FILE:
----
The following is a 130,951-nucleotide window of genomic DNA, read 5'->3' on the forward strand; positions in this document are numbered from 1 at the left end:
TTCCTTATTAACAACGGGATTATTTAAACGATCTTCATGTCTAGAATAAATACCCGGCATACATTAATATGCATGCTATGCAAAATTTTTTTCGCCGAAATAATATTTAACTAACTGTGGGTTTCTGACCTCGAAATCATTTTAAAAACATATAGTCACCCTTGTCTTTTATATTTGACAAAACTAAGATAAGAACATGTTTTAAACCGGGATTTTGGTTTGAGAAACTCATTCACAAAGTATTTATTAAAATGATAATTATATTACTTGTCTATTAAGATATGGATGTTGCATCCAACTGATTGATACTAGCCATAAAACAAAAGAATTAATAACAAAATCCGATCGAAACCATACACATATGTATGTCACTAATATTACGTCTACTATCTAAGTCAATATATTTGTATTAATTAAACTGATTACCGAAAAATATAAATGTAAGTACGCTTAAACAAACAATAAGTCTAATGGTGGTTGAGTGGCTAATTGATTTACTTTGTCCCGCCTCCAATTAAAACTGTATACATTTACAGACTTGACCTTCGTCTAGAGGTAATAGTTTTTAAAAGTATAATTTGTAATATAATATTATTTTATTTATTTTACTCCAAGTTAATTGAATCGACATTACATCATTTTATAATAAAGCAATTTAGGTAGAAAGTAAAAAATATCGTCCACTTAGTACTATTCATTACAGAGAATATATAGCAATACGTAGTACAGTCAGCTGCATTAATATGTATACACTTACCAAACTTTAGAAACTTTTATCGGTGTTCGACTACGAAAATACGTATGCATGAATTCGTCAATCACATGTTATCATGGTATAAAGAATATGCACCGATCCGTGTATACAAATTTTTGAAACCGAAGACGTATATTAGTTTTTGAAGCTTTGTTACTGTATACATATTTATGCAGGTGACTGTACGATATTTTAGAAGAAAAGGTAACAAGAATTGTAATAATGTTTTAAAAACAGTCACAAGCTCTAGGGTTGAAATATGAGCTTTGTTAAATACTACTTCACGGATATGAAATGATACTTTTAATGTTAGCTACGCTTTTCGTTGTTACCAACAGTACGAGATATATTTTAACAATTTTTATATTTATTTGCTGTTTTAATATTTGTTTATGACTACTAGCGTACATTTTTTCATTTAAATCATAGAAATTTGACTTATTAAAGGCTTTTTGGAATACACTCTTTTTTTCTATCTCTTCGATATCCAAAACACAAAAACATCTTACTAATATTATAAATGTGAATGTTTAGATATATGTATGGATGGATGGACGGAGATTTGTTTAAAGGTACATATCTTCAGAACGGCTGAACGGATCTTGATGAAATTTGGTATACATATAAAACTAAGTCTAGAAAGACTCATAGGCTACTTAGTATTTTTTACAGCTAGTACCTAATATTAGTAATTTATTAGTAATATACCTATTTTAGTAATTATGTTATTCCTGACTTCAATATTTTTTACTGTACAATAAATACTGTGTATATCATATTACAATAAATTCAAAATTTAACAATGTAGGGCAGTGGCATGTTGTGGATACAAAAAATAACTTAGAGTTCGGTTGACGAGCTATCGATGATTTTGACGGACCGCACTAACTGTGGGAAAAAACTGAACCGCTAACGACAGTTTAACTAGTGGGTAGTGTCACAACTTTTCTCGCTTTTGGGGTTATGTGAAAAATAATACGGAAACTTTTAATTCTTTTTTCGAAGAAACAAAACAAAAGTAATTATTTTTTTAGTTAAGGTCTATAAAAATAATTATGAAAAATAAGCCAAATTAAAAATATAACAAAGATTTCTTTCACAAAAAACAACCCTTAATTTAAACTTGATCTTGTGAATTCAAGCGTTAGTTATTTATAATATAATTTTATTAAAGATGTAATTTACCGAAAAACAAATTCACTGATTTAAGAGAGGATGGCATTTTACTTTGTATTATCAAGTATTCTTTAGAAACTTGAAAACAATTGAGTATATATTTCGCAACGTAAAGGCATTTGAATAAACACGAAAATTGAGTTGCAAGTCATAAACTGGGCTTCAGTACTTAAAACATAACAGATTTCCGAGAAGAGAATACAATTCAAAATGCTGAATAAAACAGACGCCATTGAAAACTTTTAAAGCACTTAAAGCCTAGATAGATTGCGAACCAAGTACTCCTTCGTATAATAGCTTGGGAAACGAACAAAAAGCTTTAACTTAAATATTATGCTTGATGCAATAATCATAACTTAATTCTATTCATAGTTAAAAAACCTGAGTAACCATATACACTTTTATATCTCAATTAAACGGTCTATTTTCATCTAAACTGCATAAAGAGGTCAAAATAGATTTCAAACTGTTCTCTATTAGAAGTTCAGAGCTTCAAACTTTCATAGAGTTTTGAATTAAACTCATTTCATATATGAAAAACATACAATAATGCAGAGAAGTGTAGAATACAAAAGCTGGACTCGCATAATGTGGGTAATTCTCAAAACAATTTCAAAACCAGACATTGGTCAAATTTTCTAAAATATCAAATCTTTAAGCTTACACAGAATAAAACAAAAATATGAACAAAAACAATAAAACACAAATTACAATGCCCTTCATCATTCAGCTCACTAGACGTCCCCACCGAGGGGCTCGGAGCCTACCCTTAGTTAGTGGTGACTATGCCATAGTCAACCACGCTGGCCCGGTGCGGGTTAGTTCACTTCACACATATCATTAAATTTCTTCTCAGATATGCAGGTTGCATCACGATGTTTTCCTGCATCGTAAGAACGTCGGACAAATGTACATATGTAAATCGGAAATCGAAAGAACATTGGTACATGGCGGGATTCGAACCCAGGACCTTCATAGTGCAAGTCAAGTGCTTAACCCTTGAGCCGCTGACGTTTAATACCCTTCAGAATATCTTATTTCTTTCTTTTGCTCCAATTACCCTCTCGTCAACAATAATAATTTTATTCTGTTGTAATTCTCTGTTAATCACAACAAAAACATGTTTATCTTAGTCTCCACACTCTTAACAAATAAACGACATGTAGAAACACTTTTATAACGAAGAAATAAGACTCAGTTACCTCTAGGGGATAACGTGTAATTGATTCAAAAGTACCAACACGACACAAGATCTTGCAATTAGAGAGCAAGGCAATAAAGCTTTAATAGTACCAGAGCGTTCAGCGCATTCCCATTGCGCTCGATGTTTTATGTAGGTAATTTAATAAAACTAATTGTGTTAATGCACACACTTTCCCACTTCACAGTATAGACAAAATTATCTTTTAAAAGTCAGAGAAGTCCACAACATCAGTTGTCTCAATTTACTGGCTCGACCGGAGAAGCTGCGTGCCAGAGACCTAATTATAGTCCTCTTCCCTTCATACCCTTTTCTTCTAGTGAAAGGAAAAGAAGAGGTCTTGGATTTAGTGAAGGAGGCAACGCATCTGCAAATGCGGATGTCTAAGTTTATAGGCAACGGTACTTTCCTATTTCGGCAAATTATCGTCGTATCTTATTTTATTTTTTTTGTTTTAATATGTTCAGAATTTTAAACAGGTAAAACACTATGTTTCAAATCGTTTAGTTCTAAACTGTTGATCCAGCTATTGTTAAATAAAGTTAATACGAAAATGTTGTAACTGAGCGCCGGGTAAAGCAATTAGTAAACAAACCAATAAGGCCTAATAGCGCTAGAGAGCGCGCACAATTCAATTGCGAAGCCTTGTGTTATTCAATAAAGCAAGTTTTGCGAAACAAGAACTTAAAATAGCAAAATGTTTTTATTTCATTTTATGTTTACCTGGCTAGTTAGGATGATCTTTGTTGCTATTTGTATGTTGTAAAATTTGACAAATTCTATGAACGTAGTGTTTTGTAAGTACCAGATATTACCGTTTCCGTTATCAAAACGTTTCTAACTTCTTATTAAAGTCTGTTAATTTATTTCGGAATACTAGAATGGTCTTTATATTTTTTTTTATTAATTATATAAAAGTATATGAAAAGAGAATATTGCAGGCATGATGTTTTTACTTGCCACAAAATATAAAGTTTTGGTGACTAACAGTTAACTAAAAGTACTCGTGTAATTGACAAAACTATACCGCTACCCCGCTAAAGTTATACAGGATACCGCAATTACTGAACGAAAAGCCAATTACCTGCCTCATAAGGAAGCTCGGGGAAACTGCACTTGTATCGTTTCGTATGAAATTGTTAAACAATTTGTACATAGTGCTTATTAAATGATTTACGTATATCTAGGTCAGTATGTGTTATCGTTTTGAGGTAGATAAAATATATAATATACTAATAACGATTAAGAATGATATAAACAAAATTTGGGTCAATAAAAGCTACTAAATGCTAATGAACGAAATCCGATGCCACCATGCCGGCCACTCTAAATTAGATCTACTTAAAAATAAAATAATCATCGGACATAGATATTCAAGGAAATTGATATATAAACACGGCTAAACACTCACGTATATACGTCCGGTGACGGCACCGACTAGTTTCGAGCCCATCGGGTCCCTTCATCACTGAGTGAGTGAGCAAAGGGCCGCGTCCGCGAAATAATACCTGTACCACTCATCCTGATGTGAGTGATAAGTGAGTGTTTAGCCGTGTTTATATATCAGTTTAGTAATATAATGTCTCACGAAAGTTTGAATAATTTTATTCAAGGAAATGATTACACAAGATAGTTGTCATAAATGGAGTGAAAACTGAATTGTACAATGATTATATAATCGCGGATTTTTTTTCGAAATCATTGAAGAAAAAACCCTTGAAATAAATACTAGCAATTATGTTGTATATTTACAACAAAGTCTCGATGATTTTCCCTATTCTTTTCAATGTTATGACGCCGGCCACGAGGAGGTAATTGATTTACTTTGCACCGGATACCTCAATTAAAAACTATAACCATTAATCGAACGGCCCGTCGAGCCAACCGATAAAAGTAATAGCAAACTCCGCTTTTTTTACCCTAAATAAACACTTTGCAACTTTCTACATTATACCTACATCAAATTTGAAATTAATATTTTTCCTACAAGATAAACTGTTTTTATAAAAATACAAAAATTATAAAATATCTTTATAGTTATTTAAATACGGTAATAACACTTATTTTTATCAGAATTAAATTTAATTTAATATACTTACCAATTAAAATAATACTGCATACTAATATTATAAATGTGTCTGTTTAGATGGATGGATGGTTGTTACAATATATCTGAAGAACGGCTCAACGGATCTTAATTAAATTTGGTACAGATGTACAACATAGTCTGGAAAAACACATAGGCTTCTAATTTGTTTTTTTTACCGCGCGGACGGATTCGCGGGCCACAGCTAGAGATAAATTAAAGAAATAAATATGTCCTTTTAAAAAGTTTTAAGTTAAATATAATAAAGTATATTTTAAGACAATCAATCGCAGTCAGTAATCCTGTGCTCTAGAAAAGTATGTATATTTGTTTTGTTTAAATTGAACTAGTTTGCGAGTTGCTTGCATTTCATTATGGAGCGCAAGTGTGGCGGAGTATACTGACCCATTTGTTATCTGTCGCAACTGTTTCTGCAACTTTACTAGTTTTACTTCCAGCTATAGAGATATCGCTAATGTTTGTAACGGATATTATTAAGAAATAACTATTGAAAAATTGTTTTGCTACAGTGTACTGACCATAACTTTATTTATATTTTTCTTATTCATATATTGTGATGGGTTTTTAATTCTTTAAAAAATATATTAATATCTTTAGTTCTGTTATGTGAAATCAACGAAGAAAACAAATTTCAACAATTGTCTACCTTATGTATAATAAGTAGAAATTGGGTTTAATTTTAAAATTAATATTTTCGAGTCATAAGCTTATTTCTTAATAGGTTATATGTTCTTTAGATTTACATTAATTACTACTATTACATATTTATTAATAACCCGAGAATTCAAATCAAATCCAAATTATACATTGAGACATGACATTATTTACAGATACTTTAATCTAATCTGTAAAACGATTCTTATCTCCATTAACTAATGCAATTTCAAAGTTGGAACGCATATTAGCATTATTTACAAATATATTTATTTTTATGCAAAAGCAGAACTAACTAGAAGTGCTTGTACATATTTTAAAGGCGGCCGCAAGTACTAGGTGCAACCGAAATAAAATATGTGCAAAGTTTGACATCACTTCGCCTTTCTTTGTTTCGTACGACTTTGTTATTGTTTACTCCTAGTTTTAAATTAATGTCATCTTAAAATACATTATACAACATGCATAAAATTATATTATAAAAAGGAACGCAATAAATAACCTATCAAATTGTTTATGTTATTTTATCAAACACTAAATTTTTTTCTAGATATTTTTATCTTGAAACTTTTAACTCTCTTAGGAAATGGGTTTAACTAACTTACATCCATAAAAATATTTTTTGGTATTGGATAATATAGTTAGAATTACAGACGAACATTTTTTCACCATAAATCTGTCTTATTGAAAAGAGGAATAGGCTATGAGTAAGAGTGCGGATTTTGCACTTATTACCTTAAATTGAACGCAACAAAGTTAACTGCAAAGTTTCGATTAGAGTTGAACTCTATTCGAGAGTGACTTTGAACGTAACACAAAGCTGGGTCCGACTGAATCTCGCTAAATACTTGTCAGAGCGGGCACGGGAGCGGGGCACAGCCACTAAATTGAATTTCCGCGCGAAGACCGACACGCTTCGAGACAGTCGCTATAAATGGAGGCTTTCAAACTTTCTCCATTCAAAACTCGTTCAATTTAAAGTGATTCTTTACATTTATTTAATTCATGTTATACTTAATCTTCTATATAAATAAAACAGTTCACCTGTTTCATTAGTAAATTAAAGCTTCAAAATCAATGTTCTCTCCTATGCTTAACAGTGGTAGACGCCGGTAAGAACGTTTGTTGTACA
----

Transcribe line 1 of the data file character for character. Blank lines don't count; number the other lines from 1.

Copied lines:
The following is a 130,951-nucleotide window of genomic DNA, read 5'->3' on the forward strand; positions in this document are numbered from 1 at the left end: